Swamplandia! by Karen Russell
Two years ago, the Pulitzer Prize selection committee reviewed three novels as contenders for its selection—and selected none as its finalist. One inference from this decision is that there were no good novels that year. But that is incorrect. Absolutely wrong. (A more accurate assessment is that the Pulitzer reviewers were mule-headed and wouldn't know a great tale if it came up and kicked them in the shins.)
Within the group of Pulitzer finalists (that the committee snubbed) was Swamplandia! by Karen Russell, a remarkable young writer, and certainly worthy of showers of accolades, awards and attention. Russell, 31, is a stunning writer. It is, quite literally, possible to pick up her book, flip to any passage and read prose that would make Joseph Conrad blush. Russell's writing is mature, visceral and confident—and, overall, a joyride to read.
Swamplandia! is about the Bigtree family who live off the coast of Florida (where Russell grew up) and for the previous decades, with flare and a certain amount of invented lore about their family, have entertained mainlanders with alligator wrestling. Fittingly, the story is as fun, alluring and creepy as an amusement park. But when the mom—the main attraction, who dives into pits of alligators to rope shut their jaws—dies (from natural causes, not alligator jaws), each family member wobbles off his or her orbit, and the family falls apart.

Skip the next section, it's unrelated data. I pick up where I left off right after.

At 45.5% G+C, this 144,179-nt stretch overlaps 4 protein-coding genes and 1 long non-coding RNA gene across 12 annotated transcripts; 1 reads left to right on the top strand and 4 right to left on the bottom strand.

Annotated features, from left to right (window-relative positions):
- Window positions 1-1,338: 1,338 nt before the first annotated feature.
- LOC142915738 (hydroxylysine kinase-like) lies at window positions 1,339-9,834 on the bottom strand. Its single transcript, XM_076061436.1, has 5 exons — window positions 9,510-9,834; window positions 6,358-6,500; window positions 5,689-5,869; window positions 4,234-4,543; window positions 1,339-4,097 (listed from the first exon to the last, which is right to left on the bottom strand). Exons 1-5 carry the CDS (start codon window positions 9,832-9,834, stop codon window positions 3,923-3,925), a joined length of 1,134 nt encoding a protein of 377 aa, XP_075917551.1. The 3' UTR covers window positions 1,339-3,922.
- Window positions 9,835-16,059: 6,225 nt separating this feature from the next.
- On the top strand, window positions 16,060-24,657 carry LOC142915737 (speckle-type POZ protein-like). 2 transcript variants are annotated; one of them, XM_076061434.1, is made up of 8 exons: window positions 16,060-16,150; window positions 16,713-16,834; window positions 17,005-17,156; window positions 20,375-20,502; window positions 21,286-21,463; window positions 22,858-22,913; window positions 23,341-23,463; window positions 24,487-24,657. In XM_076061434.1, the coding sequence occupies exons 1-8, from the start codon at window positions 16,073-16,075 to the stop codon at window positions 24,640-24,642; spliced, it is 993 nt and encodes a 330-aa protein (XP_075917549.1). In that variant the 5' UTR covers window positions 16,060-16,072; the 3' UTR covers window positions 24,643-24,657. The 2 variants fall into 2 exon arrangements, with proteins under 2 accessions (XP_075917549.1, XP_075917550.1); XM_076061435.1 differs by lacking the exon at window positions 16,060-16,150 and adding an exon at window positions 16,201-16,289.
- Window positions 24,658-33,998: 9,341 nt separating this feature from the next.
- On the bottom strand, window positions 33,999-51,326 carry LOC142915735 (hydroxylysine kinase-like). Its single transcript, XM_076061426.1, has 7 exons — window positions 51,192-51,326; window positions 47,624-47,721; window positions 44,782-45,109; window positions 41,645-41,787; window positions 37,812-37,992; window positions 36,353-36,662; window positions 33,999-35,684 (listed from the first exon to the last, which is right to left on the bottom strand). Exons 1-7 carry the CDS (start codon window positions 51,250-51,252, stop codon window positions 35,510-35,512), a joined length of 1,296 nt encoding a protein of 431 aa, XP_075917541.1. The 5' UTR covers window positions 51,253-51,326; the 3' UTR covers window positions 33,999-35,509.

Primarily narrated by the youngest daughter, the tale skirts along the edges of Dante's Inferno, plunging into a hell story that sends one daughter lusting for and chasing down Louis Thanksgiving, a dashing ghost shipwrecked 100 years earlier in the Everglades. Meanwhile, the oldest son bails on the family and joins a rival amusement park on the mainland. Throughout, Russell spins an increasingly gripping story, full of quippy observations and clever characters.
"Some things you know right away to be final," explains her 13-year-old character, Ava. "When you lose your last baby tooth, or when you go to sleep for the ultimate time as a twelve-year-old on the night before your thirteenth birthday. Other times, you have to work out the milestone later via subtraction, a math you do to assign significance, like when I figured out that I'd just blown through my last-ever Wednesday with Mom on the day after she died."
Perhaps Russell's one drawback is that, occasionally, she showboats, like a hot shot rookie quarterback. Swamplandia! is not perfect, but it is masterful—one of the strongest debut novels in a generation. Her subsequent short story colection, Vampires in the Lemon Grove, was released earlier this year and tells the oddly realistic but fantastically horrifying story about loneliness and companionship. Although touching and darkly beautiful, Swamplandia! wisely avoids sentimentality and instead tells an unblinking coming-of-age story, a swampy tale that will float you through the summer months.